Hiring a grant consultant is one way for grants-driven nonprofits to maximize their productivity and gain new perspectives and expertise. “Consultants can be an asset to a busy development department that’s working hard to keep up with deadlines,” said Holly Thompson, contributing editor for The Grantsmanship Center in Los Angeles, Calif. “But the partnership will be most successful when roles and expectations are clearly spelled out from the beginning.”
Thompson noted that the most effective consultants take a behind-the-scenes role that positions the organization for success. The consultants:
- Research funding opportunities and study funding guidelines;
- Advise organizations on proposal strategy and content;
- Share knowledge of funder priorities and interests;
- Facilitate contact with funders; and,
- Write and assemble proposals and draft proposal budgets.
The organization’s leaders and development staff should drive the proposal strategy and help the consultant gain access to the resources she needs to develop a winning grant request. Leaders should play a front-and-center role at site visits and in other conversations about the context and content of the grant request. Funders want to hear firsthand about the vision and goals of what is being proposed, and they want to assess the organization’s capacity to carry out the project.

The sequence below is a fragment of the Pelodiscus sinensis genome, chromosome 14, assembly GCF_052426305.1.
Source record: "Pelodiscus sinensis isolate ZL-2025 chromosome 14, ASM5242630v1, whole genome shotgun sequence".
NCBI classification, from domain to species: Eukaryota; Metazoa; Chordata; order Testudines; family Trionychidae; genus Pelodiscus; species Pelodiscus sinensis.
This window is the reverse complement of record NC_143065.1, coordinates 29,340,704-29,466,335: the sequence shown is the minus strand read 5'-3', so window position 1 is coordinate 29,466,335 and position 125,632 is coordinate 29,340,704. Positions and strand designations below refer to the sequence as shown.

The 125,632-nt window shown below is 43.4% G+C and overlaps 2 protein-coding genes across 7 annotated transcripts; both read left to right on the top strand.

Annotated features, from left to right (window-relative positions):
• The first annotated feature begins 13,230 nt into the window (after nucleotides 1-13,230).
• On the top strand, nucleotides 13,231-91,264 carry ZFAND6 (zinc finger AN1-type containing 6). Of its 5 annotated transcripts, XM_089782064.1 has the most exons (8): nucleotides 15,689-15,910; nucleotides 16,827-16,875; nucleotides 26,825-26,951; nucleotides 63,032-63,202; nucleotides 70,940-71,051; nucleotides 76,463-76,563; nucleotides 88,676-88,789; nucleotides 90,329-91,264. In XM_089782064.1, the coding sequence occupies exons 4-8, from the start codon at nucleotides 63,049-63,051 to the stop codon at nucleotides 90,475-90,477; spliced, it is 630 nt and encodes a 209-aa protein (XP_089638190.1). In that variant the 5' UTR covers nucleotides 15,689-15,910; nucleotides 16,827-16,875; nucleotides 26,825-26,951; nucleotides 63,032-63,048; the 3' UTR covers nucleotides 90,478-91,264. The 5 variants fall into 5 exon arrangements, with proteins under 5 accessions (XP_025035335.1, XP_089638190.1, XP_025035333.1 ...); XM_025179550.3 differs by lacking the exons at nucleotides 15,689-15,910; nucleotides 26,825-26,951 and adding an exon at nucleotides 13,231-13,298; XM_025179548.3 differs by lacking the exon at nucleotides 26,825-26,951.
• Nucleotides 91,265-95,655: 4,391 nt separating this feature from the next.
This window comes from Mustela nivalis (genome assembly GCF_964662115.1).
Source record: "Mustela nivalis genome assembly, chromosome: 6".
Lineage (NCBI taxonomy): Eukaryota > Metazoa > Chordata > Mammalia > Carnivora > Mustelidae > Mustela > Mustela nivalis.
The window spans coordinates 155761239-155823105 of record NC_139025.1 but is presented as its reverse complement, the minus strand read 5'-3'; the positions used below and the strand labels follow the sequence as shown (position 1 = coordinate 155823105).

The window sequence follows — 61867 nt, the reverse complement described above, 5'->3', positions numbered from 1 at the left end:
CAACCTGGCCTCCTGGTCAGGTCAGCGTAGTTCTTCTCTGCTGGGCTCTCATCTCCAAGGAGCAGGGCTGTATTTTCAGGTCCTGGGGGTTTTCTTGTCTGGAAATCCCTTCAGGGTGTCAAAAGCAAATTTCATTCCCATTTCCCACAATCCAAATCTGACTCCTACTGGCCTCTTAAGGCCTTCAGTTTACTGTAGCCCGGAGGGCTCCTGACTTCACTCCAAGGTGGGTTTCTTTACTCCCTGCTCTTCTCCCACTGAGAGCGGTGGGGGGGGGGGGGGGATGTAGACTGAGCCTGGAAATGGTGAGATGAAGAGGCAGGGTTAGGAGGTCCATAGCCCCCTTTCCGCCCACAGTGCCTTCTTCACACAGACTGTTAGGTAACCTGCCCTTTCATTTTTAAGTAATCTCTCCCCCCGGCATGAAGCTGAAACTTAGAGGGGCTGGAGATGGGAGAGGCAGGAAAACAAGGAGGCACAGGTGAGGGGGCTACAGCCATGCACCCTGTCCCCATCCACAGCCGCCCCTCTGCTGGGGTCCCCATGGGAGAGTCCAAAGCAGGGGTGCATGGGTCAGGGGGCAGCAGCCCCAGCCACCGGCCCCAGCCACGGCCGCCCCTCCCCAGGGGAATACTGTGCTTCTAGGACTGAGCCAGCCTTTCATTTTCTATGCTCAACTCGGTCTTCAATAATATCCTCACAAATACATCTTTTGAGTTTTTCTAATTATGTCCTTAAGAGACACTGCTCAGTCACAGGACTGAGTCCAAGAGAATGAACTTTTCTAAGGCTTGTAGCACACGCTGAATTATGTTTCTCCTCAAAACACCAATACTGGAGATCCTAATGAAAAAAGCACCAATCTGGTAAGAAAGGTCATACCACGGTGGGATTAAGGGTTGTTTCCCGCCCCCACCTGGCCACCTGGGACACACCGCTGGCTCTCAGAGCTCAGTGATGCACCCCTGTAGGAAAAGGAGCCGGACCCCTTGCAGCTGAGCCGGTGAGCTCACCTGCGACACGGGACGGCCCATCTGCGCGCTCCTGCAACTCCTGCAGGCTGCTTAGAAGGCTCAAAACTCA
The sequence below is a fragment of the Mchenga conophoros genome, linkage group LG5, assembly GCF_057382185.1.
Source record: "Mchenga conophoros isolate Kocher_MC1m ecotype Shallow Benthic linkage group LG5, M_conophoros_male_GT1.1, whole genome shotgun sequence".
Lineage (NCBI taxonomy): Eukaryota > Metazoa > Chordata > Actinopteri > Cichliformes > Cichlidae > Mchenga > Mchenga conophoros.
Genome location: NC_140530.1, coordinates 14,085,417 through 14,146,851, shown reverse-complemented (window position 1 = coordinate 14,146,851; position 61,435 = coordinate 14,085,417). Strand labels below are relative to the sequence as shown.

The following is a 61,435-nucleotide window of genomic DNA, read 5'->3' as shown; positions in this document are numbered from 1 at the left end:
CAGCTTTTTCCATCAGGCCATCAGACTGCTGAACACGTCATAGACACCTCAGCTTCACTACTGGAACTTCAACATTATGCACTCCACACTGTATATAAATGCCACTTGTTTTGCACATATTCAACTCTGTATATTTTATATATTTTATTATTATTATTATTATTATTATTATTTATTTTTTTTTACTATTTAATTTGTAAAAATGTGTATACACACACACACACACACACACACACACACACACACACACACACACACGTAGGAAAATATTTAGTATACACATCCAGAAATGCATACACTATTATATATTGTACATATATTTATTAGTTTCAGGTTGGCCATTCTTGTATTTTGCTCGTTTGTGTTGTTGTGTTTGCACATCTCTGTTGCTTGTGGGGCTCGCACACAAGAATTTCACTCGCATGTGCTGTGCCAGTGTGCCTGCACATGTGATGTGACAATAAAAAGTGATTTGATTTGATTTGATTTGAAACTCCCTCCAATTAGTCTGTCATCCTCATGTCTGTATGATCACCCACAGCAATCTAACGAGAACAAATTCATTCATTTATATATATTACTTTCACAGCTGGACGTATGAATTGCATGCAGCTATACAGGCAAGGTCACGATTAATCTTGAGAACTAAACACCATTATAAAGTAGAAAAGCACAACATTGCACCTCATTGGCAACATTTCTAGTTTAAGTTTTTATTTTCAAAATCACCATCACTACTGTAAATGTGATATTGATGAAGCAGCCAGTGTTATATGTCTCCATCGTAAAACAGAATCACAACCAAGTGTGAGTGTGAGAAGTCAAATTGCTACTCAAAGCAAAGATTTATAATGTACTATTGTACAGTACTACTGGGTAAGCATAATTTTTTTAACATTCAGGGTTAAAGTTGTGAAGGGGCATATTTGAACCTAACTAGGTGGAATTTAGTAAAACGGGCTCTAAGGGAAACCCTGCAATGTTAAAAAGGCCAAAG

A skilled grants consultant can generate more strategic funding opportunities, raise the quality of proposals, and kick up the volume of requests that get out the door. “But even the best consultants cannot speak with the same level of authority, knowledge, and commitment as those leading and doing the work on a day-to-day basis,” Thompson said.